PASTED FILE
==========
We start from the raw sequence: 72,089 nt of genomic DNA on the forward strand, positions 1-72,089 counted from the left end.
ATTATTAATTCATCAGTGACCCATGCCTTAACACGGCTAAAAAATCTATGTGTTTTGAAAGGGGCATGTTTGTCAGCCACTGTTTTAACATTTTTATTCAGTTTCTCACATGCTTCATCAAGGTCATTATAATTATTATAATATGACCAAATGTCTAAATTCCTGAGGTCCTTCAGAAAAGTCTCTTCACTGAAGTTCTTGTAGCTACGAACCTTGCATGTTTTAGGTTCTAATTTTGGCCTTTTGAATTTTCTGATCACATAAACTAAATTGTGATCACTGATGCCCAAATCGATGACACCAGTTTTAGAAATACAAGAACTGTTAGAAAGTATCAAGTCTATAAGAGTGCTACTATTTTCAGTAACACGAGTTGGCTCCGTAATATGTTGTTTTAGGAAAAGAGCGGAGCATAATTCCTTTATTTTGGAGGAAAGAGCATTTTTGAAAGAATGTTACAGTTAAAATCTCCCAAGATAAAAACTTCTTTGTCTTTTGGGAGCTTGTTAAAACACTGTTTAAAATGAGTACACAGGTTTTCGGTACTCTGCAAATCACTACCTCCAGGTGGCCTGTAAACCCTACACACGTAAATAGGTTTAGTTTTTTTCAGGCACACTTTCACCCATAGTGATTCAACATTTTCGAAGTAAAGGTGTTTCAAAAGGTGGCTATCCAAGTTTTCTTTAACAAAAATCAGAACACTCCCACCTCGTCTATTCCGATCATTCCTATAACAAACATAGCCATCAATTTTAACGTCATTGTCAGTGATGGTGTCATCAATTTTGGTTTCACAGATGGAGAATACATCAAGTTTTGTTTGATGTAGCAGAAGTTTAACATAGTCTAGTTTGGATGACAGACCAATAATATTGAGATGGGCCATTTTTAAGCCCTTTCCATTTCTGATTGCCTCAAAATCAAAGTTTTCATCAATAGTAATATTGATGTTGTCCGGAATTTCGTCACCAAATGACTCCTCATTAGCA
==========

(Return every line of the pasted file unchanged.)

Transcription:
We start from the raw sequence: 72,089 nt of genomic DNA on the forward strand, positions 1-72,089 counted from the left end.
ATTATTAATTCATCAGTGACCCATGCCTTAACACGGCTAAAAAATCTATGTGTTTTGAAAGGGGCATGTTTGTCAGCCACTGTTTTAACATTTTTATTCAGTTTCTCACATGCTTCATCAAGGTCATTATAATTATTATAATATGACCAAATGTCTAAATTCCTGAGGTCCTTCAGAAAAGTCTCTTCACTGAAGTTCTTGTAGCTACGAACCTTGCATGTTTTAGGTTCTAATTTTGGCCTTTTGAATTTTCTGATCACATAAACTAAATTGTGATCACTGATGCCCAAATCGATGACACCAGTTTTAGAAATACAAGAACTGTTAGAAAGTATCAAGTCTATAAGAGTGCTACTATTTTCAGTAACACGAGTTGGCTCCGTAATATGTTGTTTTAGGAAAAGAGCGGAGCATAATTCCTTTATTTTGGAGGAAAGAGCATTTTTGAAAGAATGTTACAGTTAAAATCTCCCAAGATAAAAACTTCTTTGTCTTTTGGGAGCTTGTTAAAACACTGTTTAAAATGAGTACACAGGTTTTCGGTACTCTGCAAATCACTACCTCCAGGTGGCCTGTAAACCCTACACACGTAAATAGGTTTAGTTTTTTTCAGGCACACTTTCACCCATAGTGATTCAACATTTTCGAAGTAAAGGTGTTTCAAAAGGTGGCTATCCAAGTTTTCTTTAACAAAAATCAGAACACTCCCACCTCGTCTATTCCGATCATTCCTATAACAAACATAGCCATCAATTTTAACGTCATTGTCAGTGATGGTGTCATCAATTTTGGTTTCACAGATGGAGAATACATCAAGTTTTGTTTGATGTAGCAGAAGTTTAACATAGTCTAGTTTGGATGACAGACCAATAATATTGAGATGGGCCATTTTTAAGCCCTTTCCATTTCTGATTGCCTCAAAATCAAAGTTTTCATCAATAGTAATATTGATGTTGTCCGGAATTTCGTCACCAAATGACTCCTCATTAGCA